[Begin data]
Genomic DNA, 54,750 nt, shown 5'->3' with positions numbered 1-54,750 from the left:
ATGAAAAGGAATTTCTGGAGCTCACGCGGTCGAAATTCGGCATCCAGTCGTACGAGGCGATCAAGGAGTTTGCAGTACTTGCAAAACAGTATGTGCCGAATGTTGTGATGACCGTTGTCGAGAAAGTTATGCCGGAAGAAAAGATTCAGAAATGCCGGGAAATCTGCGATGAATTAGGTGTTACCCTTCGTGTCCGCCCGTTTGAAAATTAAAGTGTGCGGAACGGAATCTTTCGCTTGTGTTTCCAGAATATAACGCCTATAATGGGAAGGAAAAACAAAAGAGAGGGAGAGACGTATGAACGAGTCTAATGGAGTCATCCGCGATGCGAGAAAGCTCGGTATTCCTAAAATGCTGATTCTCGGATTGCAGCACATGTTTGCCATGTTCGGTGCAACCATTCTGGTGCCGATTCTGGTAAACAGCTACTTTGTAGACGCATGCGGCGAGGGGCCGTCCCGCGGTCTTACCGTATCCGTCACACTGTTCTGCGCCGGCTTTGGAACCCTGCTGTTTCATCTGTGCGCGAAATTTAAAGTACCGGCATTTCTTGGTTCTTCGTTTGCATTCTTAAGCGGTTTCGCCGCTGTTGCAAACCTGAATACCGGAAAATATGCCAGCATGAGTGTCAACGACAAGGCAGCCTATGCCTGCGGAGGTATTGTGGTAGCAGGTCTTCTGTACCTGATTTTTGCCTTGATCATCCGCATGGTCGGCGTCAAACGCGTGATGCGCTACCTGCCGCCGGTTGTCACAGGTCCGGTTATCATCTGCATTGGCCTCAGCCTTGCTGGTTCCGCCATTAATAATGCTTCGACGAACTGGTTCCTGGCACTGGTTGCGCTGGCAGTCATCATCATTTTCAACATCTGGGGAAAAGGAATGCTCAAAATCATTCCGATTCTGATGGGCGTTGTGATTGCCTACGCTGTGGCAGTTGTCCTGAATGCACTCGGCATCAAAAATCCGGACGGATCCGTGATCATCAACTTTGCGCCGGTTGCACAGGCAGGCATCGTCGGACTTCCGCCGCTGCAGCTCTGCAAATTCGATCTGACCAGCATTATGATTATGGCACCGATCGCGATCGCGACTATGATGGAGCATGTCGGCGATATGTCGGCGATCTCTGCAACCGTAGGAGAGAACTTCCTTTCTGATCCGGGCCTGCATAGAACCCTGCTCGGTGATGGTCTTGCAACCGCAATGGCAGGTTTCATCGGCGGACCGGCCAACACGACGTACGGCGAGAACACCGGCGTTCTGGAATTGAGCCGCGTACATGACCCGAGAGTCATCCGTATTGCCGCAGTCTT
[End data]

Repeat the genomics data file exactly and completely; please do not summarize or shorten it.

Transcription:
Genomic DNA, 54,750 nt, shown 5'->3' with positions numbered 1-54,750 from the left:
ATGAAAAGGAATTTCTGGAGCTCACGCGGTCGAAATTCGGCATCCAGTCGTACGAGGCGATCAAGGAGTTTGCAGTACTTGCAAAACAGTATGTGCCGAATGTTGTGATGACCGTTGTCGAGAAAGTTATGCCGGAAGAAAAGATTCAGAAATGCCGGGAAATCTGCGATGAATTAGGTGTTACCCTTCGTGTCCGCCCGTTTGAAAATTAAAGTGTGCGGAACGGAATCTTTCGCTTGTGTTTCCAGAATATAACGCCTATAATGGGAAGGAAAAACAAAAGAGAGGGAGAGACGTATGAACGAGTCTAATGGAGTCATCCGCGATGCGAGAAAGCTCGGTATTCCTAAAATGCTGATTCTCGGATTGCAGCACATGTTTGCCATGTTCGGTGCAACCATTCTGGTGCCGATTCTGGTAAACAGCTACTTTGTAGACGCATGCGGCGAGGGGCCGTCCCGCGGTCTTACCGTATCCGTCACACTGTTCTGCGCCGGCTTTGGAACCCTGCTGTTTCATCTGTGCGCGAAATTTAAAGTACCGGCATTTCTTGGTTCTTCGTTTGCATTCTTAAGCGGTTTCGCCGCTGTTGCAAACCTGAATACCGGAAAATATGCCAGCATGAGTGTCAACGACAAGGCAGCCTATGCCTGCGGAGGTATTGTGGTAGCAGGTCTTCTGTACCTGATTTTTGCCTTGATCATCCGCATGGTCGGCGTCAAACGCGTGATGCGCTACCTGCCGCCGGTTGTCACAGGTCCGGTTATCATCTGCATTGGCCTCAGCCTTGCTGGTTCCGCCATTAATAATGCTTCGACGAACTGGTTCCTGGCACTGGTTGCGCTGGCAGTCATCATCATTTTCAACATCTGGGGAAAAGGAATGCTCAAAATCATTCCGATTCTGATGGGCGTTGTGATTGCCTACGCTGTGGCAGTTGTCCTGAATGCACTCGGCATCAAAAATCCGGACGGATCCGTGATCATCAACTTTGCGCCGGTTGCACAGGCAGGCATCGTCGGACTTCCGCCGCTGCAGCTCTGCAAATTCGATCTGACCAGCATTATGATTATGGCACCGATCGCGATCGCGACTATGATGGAGCATGTCGGCGATATGTCGGCGATCTCTGCAACCGTAGGAGAGAACTTCCTTTCTGATCCGGGCCTGCATAGAACCCTGCTCGGTGATGGTCTTGCAACCGCAATGGCAGGTTTCATCGGCGGACCGGCCAACACGACGTACGGCGAGAACACCGGCGTTCTGGAATTGAGCCGCGTACATGACCCGAGAGTCATCCGTATTGCCGCAGTCTT